Authors: Roberta Nakoochee*, University of Guelph
Topics: Indigenous Peoples, Cultural and Political Ecology
Keywords: Conservation, Protected areas, Parks Canada, Indigenous knowledge systems, Indigenous-State relations, Settler-colonialism
Session Type: Paper
Start / End Time: 1:20 PM / 3:00 PM
Room: Astor Ballroom III, Astor, 2nd Floor
Presentation File: No File Uploaded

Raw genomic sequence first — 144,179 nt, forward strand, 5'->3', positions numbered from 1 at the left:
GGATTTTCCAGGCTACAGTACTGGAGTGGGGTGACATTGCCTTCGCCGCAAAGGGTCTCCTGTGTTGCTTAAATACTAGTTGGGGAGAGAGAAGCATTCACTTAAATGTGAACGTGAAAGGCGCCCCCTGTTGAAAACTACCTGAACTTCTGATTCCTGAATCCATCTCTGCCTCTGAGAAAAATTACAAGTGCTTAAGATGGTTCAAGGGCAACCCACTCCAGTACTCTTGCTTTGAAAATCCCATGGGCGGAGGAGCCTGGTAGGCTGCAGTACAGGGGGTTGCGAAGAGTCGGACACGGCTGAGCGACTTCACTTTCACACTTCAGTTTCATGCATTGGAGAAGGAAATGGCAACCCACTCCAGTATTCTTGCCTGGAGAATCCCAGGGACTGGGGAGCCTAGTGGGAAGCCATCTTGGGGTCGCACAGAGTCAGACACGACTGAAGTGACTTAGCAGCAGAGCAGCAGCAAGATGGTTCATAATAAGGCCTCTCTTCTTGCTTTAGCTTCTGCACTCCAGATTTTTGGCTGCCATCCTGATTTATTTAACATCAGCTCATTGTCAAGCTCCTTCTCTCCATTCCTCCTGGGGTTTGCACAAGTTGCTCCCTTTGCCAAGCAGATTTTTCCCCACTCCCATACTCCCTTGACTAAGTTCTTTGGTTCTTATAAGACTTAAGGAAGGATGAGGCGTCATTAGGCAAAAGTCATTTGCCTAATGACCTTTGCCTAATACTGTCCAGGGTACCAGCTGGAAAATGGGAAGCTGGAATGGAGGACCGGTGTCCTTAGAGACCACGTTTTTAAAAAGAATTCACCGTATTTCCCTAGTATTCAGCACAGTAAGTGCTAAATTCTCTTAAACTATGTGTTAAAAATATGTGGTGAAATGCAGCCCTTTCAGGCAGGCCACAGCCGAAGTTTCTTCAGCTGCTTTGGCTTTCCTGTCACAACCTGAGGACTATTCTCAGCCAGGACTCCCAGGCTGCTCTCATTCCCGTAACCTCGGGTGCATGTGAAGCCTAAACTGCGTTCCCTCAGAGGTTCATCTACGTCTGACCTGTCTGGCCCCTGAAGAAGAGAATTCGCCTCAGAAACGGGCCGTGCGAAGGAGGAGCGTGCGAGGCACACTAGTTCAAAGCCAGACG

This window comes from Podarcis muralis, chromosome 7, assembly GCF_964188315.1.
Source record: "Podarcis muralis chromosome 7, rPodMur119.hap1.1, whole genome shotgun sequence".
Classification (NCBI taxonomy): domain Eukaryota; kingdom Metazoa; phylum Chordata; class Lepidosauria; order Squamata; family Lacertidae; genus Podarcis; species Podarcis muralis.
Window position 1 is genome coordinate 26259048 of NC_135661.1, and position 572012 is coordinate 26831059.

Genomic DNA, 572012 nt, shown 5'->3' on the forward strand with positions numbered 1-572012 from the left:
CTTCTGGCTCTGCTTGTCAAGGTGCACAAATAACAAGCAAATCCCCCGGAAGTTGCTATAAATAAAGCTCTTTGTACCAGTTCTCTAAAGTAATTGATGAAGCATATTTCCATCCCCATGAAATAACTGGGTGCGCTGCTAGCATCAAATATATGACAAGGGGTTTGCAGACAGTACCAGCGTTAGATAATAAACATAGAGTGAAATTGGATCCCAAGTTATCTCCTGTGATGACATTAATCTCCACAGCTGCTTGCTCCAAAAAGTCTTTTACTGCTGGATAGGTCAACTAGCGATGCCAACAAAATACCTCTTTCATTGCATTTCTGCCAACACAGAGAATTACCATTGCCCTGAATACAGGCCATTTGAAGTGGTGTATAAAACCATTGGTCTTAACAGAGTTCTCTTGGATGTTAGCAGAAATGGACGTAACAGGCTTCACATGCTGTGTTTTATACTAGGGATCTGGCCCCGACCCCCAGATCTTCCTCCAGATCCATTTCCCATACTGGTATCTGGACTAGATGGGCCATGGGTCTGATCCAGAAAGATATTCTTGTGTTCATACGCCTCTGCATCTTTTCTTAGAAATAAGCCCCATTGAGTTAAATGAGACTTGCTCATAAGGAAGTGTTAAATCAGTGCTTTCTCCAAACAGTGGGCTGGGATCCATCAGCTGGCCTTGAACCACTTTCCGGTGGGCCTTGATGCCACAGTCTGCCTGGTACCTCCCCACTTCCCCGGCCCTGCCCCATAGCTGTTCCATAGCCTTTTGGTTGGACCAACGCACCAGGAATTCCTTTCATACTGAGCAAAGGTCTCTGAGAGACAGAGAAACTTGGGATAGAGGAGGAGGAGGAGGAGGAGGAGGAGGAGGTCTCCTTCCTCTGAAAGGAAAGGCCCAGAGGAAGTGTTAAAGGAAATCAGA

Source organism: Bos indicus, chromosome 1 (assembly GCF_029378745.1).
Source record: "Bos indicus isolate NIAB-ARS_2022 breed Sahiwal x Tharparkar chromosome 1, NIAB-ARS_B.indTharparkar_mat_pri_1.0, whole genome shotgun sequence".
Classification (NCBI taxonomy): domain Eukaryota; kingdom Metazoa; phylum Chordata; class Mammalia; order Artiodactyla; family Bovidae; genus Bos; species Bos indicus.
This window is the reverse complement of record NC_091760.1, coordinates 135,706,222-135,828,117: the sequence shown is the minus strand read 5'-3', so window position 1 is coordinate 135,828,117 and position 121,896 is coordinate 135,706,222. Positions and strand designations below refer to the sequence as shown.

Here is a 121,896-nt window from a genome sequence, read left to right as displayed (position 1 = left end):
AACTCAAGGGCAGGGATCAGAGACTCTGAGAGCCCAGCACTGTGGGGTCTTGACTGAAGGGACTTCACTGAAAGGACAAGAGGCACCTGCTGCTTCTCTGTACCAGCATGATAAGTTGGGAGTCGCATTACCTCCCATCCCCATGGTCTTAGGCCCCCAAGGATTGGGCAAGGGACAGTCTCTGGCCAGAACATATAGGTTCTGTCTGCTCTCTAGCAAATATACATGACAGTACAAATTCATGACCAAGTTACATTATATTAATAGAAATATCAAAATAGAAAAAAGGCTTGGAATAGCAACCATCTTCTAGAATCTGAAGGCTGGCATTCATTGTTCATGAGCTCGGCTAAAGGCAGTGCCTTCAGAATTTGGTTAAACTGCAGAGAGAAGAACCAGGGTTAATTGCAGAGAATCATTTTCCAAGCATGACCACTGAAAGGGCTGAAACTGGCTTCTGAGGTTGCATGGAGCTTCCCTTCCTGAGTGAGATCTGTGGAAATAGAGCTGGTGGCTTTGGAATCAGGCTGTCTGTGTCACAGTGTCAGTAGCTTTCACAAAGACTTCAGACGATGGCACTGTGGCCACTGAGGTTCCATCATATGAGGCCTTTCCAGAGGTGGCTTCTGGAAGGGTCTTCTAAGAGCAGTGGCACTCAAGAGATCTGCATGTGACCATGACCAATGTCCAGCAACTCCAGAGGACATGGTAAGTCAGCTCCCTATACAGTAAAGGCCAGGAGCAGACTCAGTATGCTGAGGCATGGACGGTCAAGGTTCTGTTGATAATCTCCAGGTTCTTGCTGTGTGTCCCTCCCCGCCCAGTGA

National Parks, in Canada and elsewhere, have come under criticism for their role in the historic and ongoing displacement of Indigenous peoples from their traditional territories. In 1943, what is now Kluane National Park and Reserve was designated a game sanctuary and the Southern Tutchone people were barred from entering their traditional hunting, trapping and fishing grounds, resulting in longstanding conflict with Parks Canada and an erosion of traditional land practices. One attempt to reconcile this was Healing Broken Connections, a project aimed at reintegrating First Nations people with their land within the park and finding a way to include their traditional knowledge in park management and decision making. While highly regarded, there has been no analysis of how well the project met its objectives or what its impact was. The purpose of this study is to understand the meaning of reconnection to land from a local First Nation perspective and the degree to which Healing Broken Connections fulfilled that understanding. I conducted participant observation and semi-structured interviews with project organizers, former participants, and community members of the Champagne and Aishihik First Nations and Kluane First Nation during the spring and summer of 2017. These interviews and observations, alongside discourse analysis, point to emerging themes involving a renewed relationship between Parks Canada and both First Nation communities, strategies for collaborating more effectively with community members to improve ecological integrity, and challenges in integrating Indigenous Knowledge systems in established state conservation and natural resource management agencies.